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Chamberlein with Hitler in the leading graphic.

German Federal Archives

By Charles Apple

Eighty-five years ago Saturday — Sept. 30, 1938 — British Prime Minister Neville Chamberlain returned from meetings in which he agreed to Adolf Hitler's demands for German occupation of the Sudetenland in Czechoslovakia in return for a promise this would be Hitler's final bid for more territory.

Chamberlain called it “Peace with honour.” Everyone else called it appeasement.

The 1930s: Hitler Rearms Germany While Europe Dreads Another War

Feelings grew in Britain and France that the terms of the Treaty of Versailles — which had ended the World War in June 1919 — had been too harsh on Germany, requiring Germany to give up territory and to make reparations to allied nations.

When Nazi party leader Adolf Hitler became Chancellor of Germany in January 1933, his demands for a rearmed Germany and restoration of “German” territories sounded reasonable to some.

May 1933

Although the city-state of Danzig is a “free city” administered by the United Nations, parliamentary elections there leave Nazis the majority party.

Oct. 19

While the League of Nations discusses arms reduction, Hitler demands “military parity” and the right to rearm Germany. He withdraws Germany from the League.

Aug. 19, 1934

Seventeen days after the death of German President Paul von Hindenburg, Germans vote overwhelmingly to combine the posts of chancellor and president. This gives Hitler supreme power of Germany.


Austrian Nazis assassinate that country's Chancellor Engelbert Dollfuss, but government troops manage to maintain control.

Jan. 13, 1935

Saarland — which had been separated from Germany by the Treaty of Versailles — overwhelmingly votes to return to Germany.


Hitler violates the Treaty of Versailles by reinstating military conscription and announcing an increase in the size of the German army and navy and the creation of a German air force. England and France issue muted protests.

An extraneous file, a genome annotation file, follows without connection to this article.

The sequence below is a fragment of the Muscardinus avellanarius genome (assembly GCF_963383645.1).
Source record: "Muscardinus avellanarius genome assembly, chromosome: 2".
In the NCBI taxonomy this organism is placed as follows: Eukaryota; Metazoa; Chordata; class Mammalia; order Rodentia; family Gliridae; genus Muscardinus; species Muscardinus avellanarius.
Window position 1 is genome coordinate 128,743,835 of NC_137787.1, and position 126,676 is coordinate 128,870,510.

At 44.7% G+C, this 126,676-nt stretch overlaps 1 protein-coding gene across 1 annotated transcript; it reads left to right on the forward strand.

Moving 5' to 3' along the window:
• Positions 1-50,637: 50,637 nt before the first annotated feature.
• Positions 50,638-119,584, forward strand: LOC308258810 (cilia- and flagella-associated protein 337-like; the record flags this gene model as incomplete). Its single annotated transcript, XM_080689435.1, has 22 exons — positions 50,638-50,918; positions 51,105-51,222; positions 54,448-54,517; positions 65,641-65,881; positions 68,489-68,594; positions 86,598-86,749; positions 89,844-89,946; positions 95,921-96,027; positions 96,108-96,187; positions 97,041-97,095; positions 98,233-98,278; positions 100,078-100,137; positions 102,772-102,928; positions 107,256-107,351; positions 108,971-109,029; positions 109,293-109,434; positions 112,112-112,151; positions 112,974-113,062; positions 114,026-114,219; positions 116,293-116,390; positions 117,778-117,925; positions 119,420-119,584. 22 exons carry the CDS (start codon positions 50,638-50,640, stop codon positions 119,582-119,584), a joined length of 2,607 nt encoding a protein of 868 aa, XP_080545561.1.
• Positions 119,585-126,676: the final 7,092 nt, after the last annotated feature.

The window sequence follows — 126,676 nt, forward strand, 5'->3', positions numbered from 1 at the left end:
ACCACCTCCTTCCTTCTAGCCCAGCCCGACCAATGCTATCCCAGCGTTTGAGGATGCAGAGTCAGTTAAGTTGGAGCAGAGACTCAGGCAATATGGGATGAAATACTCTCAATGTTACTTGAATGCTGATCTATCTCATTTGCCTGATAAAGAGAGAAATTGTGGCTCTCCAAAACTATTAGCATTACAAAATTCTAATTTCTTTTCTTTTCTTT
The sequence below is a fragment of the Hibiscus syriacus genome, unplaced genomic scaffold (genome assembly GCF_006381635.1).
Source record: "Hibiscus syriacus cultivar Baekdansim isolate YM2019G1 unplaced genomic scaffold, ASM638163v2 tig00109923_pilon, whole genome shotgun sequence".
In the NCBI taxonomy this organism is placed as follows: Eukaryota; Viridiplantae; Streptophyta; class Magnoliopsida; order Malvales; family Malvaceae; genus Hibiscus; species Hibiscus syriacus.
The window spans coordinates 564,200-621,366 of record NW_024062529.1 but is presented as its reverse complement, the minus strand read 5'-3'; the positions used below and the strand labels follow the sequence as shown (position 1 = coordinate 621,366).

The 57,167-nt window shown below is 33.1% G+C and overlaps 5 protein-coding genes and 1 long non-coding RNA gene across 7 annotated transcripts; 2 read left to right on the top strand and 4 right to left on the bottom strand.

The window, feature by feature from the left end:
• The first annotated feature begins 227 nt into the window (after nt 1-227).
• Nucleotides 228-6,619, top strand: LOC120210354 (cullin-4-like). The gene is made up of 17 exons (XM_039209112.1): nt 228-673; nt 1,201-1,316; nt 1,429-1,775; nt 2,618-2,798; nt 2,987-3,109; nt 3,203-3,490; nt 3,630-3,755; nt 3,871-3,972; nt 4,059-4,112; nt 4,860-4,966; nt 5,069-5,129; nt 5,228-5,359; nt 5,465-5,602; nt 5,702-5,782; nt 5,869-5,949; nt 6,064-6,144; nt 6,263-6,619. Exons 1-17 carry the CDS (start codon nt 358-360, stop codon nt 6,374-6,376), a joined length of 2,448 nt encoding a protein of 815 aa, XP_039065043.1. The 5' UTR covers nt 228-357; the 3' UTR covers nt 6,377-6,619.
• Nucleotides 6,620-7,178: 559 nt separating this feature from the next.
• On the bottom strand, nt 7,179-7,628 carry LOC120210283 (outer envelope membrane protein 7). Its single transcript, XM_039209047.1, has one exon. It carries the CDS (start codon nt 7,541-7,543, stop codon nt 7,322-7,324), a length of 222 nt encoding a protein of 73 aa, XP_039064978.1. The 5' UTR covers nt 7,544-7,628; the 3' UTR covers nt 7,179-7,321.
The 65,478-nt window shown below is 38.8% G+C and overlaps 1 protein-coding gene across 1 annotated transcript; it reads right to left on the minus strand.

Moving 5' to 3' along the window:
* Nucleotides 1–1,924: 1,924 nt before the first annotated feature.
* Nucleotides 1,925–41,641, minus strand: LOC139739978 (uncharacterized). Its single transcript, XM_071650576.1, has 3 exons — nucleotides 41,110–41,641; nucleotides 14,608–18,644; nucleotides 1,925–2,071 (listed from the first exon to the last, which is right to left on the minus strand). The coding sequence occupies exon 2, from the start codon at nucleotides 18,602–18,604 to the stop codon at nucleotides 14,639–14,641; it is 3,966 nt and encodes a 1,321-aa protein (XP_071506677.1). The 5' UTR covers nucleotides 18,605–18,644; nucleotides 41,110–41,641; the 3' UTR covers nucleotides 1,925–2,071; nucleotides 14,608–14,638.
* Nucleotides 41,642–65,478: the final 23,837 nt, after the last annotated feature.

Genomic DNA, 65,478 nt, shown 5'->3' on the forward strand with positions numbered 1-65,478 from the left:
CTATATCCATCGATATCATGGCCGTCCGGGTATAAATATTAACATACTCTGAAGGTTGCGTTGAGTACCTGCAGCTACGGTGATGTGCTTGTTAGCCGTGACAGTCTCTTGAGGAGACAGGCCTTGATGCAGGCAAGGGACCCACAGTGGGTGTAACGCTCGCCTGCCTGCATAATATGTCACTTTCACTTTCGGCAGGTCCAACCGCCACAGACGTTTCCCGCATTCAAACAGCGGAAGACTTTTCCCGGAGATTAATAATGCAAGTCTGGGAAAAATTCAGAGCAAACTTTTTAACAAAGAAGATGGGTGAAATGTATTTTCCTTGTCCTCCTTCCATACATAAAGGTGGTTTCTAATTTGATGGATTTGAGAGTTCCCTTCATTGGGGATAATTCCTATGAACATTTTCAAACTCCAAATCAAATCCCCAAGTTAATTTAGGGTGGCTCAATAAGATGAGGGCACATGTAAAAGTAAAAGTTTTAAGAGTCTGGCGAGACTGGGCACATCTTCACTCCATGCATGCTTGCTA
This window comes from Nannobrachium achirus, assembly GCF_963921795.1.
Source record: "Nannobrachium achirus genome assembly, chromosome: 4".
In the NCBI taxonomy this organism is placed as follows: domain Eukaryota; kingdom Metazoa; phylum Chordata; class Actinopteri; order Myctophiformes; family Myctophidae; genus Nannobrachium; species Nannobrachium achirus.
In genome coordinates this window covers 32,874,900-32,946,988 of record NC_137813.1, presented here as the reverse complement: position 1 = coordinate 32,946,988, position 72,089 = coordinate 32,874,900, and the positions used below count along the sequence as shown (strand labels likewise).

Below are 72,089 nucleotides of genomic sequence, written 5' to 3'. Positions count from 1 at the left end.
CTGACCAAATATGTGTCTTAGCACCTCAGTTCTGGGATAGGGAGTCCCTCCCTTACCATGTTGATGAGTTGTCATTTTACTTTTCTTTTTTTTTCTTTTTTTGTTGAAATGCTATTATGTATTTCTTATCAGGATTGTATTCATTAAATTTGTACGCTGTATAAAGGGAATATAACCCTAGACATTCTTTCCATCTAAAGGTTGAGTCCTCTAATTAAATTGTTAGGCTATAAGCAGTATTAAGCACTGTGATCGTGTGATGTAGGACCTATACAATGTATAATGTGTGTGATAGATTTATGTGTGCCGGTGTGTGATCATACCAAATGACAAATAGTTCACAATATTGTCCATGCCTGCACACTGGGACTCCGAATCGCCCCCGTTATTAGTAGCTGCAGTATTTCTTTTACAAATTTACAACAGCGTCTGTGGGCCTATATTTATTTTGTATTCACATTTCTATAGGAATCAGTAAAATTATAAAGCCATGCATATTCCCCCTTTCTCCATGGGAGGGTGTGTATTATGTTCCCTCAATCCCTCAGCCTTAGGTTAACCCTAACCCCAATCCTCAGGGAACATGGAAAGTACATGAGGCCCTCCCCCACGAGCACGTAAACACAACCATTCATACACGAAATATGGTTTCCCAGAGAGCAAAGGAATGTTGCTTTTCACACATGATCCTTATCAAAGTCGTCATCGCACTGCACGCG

March 7, 1936

Two hours after proposing a 25-year peace pact with Britain, France, Belgium and Italy, Hitler announces to the Reichstag — the German parliament — his intention to reoccupy more

territory that had been stripped from the country after the war, along the Rhine River and known as the Rhineland. German troops enter the area and are met by rejoicing crowds.

July 11, 1936

An agreement between Germany and Austria recognizes “full sovereignty” for Austria but calls for the release of Nazi political prisoners and allows political opposition a say in Austrian government.

Oct. 23, 1936

Germany and Italy sign a secret treaty recognizing each other's territories. On Nov. 1, Italian Prime Minister Benito Mussolini uses the word “Axis” to describe the two countries.

Nov. 5, 1937

Hitler reveals to his top military leaders a secret plan for the acquisition of “Lebensraum,” or “living space” for the German people at the expense of Poland, Russia and Ukraine. He orders production of munitions ramped up.

Feb. 12, 1938

After a plot by Nazi operatives to assassinate Austrian Chancellor Kurt Schuschnigg is uncovered, Schuschnigg meets with Hitler. Hitler demands the release of political prisoners in return for a reaffirmation of Austria's sovereignty.

Schuschnigg reluctantly agrees. He schedules a referendum to be held March 13 asking Austrians whether or not they want to become part of Germany.

March 12, 1938

On the eve of the referendum, German troops — aided by Austrian Nazis — march into Vienna unopposed. Schuschnigg is arrested and sent to a concentration camp. Again, Britain and France offer only token protests.

September 1938: An Attempt To Avert Another War